The movie Moneyball has brought the Oakland A’s methods of evaluating players to the mainstream. With position players in particular, Oakland covets those who have a high rate of getting on base and are defensively efficient. Nick Rickles qualifies in both of those categories, and if his 2011 season was any indication, he is well on his way to one day playing in Oakland.
Rickles, a right-handed hitting catcher, was drafted in the 14th round of the 2011 draft out of Stetson University. In his last collegiate season in 2011, he led the Stetson Hatters into the NCAA Regionals by hitting .353, with 12 home runs and 60 RBI, and performing his typical stellar defense. He was consistently good throughout his collegiate career, but not spectacular, which likely contributed to him flying a little beneath the radar.
Once he signed with Oakland and was assigned to the minor leagues, Rickles continued without missing a beat. In 47 total games (6 with Oakland’s Arizona rookie team and 41 with short season Vermont) he hit .310 with 2 home runs and 35 RBI. He also had an excellent .370 on base percentage and threw out 42% of stolen base attempts. Although there is no metric to measure such things, he was the most complete player I saw in the New York Penn League this year.
Rickles was a leader for a Vermont team that went to the playoffs for the first time in 15 years. His defining moment of the season came in the last regular season game, which Vermont had to win for any chance to make the playoffs. Late in the game, Rickles smartly went from first to an unoccupied third base on a sacrifice bunt, which led to him scoring the winning run and Vermont making the playoffs.
Just 21, Rickles is advanced in many facets of the game and looks to progress quickly through the Oakland system. He is the type of complete player the A’s look for, and it would not be a surprise to see him holding down their major league catcher position within the next few years. I was able to chat with him towards the end of the season, and learned a little bit more about this rising prospect.
Nick Rickles Interview:
How did you become interested in baseball?: When I was a little kid, my Dad was a big baseball fan. He actually didn’t play it as much as I have, but he’s a big Yankee fan. So I grew up around baseball and lived in Florida all my life and he took me to Marlins’ games. As long as I can remember, maybe since I was six to eight years old, I’ve been playing.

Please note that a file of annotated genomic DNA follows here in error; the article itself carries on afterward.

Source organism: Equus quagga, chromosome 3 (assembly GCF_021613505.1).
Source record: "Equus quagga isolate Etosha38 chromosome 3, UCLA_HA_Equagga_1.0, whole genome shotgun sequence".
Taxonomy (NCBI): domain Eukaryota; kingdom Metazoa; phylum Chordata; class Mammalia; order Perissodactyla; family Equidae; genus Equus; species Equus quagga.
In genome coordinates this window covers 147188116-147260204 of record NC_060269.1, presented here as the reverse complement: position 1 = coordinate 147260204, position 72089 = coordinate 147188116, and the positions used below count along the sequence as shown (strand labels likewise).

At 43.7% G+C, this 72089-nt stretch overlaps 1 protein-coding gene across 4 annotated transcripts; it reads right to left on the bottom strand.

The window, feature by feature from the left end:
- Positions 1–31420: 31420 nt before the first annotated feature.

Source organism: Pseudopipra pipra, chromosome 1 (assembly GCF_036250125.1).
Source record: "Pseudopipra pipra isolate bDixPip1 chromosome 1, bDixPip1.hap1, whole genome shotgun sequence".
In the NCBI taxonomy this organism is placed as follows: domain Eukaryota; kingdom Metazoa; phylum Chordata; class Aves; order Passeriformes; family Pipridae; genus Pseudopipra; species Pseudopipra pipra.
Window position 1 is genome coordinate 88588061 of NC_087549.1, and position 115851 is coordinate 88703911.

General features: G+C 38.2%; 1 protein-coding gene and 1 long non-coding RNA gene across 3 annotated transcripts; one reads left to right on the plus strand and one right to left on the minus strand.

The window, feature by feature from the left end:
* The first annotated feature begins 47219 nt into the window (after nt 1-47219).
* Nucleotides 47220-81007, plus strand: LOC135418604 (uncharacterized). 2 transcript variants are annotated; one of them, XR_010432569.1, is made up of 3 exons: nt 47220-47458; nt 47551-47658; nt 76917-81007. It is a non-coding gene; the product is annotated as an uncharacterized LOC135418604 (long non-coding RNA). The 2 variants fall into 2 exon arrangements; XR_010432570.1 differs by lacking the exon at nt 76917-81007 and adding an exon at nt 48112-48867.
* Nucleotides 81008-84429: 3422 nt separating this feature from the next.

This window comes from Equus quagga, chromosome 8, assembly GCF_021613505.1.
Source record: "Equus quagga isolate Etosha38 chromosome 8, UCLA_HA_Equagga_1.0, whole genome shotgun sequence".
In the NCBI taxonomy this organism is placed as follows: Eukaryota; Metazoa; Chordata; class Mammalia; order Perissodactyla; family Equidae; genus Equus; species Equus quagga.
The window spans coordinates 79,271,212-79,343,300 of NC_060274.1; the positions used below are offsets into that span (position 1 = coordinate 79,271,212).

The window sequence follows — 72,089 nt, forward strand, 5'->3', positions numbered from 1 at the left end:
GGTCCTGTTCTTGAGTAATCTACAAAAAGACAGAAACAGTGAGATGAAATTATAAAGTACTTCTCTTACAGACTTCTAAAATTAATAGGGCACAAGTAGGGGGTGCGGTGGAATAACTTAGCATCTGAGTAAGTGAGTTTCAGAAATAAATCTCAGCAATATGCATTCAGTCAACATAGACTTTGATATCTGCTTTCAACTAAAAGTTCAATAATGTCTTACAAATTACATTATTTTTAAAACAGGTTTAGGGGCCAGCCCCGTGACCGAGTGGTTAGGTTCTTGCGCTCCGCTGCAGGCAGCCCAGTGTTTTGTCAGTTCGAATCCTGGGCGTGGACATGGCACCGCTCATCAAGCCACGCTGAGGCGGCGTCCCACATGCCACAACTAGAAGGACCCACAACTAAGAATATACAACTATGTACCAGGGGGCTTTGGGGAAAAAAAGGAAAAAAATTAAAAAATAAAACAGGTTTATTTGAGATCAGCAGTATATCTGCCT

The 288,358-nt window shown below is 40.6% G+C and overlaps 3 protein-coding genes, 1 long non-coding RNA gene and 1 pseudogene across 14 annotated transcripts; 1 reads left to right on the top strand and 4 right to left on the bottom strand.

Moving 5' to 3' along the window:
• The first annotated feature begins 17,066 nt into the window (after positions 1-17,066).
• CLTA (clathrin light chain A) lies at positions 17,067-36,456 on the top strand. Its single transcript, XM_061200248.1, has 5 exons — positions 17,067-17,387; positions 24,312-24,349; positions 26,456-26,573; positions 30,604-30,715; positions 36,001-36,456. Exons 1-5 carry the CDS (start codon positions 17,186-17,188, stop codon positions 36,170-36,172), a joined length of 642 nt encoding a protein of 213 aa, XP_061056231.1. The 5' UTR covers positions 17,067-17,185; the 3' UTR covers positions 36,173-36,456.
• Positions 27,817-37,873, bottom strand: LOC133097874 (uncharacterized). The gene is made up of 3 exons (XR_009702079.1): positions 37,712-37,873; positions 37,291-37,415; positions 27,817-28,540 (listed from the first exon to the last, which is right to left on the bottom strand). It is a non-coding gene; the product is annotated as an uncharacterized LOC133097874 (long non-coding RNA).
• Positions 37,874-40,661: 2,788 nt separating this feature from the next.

Who was your favorite team and player growing up?: The Mets and David Wright. Like I said, my Dad was from New York, and we always butted heads on who we liked. I told him I would like a guy from his city, but the New York Mets are where it’s at.
What was the draft process like for you? How did you first find out that Oakland was interested in you?: Actually they were one of the teams that talked to me the least to tell the truth. I got a packet from them to fill out during mid-season. I didn’t talk to a scout. I got a text in the tenth round asking if I still wanted to sign and play professional baseball, and of course I did, so they picked me up in the fourteenth round, and the rest is history from there.
After you signed with Oakland, did you do anything to treat yourself or your family?: Well, I’ve had the same car since freshman year in high school. When my signing bonus came in I recently bought a Chevy Avalanche. It was my first big purchase for myself.
Prior to getting drafted, what was your favorite moment in baseball?: There was a game my last year in college at Florida State. It actually wasn’t something I did; it was a friend of mine. It was a tie ball game in the top of the ninth… actually, we were down one in the top of the ninth, and he hit a two run home run off their closer, to put us up one. We ended up going on to win that game in 11 innings, and it was one of the best baseball games I have ever been a part of. I’ll never forget his home run.
Off the field, what is the toughest part of adapting to being a professional player?: Just keeping your body in shape and making it a routine. We don’t necessarily start very early in the morning, so you got to get up early and get your day going. You don’t want to sleep until two o’clock in the afternoon and be lazy. You’ve got to keep your body in shape because playing every day is a tough thing, especially catching.
You get a day off every now and then, and you’ve got to get your sleep. Sleep is a big part of staying healthy and being ready for the game.
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